Long Island, New York
Steven Bellone, County Executive
Preparing and Planning for an Emergency for People with Disabilities and other Special Needs
If you or someone close to you has a disability or a special need, you may have to take additional steps to protect yourself and your family in an emergency.
May be extremely reluctant to leave familiar surroundings when the request for evacuation comes from a stranger. A guide dog could become confused or disoriented in a disaster. People who are blind or partially sighted may have to depend on others to lead them, as well as their dog, to safety during a disaster.
May need to make special arrangements to receive warnings.
May need special assistance to get to a shelter.
Single working parent
May need help to plan for disasters and emergencies.
Non-English speaking persons
May need assistance planning for and responding to emergencies. Community and cultural groups may be able to help keep people informed.
People without vehicles
May need to make arrangements for transportation.
People with special dietary needs
Should take special precautions to have an adequate emergency food supply.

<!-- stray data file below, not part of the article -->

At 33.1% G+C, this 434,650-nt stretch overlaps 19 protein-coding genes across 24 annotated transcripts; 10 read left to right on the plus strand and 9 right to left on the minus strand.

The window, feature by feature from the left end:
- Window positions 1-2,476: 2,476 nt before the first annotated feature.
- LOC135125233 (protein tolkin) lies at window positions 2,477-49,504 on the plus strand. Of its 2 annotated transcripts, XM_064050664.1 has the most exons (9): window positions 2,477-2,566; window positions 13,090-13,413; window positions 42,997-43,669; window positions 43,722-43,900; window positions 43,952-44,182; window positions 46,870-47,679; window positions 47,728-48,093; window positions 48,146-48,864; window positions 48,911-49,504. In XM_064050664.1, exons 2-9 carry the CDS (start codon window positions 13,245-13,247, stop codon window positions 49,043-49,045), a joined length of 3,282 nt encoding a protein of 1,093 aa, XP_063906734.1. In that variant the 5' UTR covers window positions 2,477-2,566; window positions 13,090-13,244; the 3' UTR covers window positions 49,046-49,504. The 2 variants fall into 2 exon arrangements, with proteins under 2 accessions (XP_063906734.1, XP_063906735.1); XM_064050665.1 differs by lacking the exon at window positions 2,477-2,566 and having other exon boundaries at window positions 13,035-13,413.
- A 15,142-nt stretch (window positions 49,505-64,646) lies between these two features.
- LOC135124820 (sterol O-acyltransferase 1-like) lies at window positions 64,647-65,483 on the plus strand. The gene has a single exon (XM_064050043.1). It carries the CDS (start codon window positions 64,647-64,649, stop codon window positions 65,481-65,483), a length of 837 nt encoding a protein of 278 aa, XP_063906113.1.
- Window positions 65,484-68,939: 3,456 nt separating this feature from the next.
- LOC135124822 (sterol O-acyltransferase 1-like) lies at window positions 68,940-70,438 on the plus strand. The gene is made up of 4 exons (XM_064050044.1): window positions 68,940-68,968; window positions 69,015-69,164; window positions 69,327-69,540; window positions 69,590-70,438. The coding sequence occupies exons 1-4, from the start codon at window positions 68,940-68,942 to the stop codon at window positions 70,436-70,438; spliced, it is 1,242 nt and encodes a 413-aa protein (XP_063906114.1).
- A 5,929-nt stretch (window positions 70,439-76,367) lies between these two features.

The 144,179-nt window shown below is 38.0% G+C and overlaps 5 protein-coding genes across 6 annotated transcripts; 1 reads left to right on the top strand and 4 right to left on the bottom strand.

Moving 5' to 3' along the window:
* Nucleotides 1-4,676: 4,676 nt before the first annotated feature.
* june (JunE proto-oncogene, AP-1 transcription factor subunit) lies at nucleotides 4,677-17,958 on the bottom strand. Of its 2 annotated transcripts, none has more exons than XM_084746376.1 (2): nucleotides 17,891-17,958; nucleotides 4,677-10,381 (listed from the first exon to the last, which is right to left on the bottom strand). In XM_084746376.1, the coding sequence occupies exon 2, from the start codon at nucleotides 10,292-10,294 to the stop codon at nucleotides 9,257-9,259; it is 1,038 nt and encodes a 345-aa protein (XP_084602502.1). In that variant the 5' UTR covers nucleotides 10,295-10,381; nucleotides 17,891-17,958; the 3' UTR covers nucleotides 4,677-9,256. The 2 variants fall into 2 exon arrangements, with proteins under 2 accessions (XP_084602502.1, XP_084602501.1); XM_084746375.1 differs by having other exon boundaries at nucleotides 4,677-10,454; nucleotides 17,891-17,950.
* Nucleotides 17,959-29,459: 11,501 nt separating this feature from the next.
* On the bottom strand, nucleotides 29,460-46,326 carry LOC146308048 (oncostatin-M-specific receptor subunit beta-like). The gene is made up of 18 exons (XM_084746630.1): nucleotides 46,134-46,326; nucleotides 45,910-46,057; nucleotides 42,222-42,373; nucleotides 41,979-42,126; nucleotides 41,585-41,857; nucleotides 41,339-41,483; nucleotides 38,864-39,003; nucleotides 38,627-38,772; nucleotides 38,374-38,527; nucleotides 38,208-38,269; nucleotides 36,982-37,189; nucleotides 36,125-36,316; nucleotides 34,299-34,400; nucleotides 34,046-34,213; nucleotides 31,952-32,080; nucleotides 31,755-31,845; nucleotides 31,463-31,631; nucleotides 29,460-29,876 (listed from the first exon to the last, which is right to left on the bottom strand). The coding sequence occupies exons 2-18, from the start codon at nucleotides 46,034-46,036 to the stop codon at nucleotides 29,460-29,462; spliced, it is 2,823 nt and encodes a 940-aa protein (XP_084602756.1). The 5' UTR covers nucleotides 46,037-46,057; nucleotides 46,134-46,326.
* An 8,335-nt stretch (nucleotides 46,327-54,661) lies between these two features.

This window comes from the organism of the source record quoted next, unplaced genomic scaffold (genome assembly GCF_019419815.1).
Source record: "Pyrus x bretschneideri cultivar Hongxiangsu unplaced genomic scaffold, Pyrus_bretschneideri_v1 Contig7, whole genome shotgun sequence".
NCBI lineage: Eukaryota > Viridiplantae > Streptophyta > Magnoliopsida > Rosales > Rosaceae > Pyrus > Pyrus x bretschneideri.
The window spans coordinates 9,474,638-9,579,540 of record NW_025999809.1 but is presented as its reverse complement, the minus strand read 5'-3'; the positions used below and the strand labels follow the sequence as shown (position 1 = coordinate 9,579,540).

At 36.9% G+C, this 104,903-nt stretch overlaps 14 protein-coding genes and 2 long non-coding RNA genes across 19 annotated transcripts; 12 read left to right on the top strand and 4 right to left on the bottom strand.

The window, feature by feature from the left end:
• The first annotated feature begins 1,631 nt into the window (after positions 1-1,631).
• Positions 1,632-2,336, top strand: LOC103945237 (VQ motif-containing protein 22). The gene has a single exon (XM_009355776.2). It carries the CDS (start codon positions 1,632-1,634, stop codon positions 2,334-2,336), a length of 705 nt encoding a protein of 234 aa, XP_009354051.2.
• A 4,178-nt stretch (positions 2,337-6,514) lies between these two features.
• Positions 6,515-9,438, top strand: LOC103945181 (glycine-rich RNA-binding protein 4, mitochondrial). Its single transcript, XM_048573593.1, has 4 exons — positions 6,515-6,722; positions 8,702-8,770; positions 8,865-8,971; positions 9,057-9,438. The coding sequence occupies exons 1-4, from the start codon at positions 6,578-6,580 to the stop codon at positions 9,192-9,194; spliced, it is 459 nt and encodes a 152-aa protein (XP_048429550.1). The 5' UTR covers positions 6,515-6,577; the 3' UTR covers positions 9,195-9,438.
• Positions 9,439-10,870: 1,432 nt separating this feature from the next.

People with medical conditions
Should know the location and availability of more than one facility if dependent on a dialysis machine or other life-sustaining equipment or treatment.
People with mental retardation
May need help responding to emergencies and getting to a shelter.
People with dementia
Should be registered in the Alzheimer’s Association Safe Return Program
If you have special needs: Find out about special assistance that may be available in your community. Register with the office of emergency services or the local fire department for assistance so needed help can be provided.
Check for hazards in the home
During and right after a disaster, ordinary items in the home can cause injury or damage. Anything that can move, fall, break or cause fire is a home hazard. Check for items such as bookcases, hanging pictures, or overhead lights that could fall in an earthquake or a flood and block an escape path.
Be ready to evacuate
Have a plan for getting out of your home or building (ask your family or friends for assistance, if necessary). Also, plan two evacuation routes because some roads may be closed or blocked in a disaster.
John G. Jordan Sr.
Director of the Office of Emergency Management
102 EAST AVE
The Office of Emergency Management (OEM) coordinates the county's response to natural or man made disasters. OEM personnel are responsible for the operations of the county's Emergency Operation Center (EOC) and work with local, state, and federal officials in shelter management, planning, resource management, and radiological response coordination.
Phone: (631) 852-4900
Fax: (631) 852-4922
© Suffolk County Government, 2015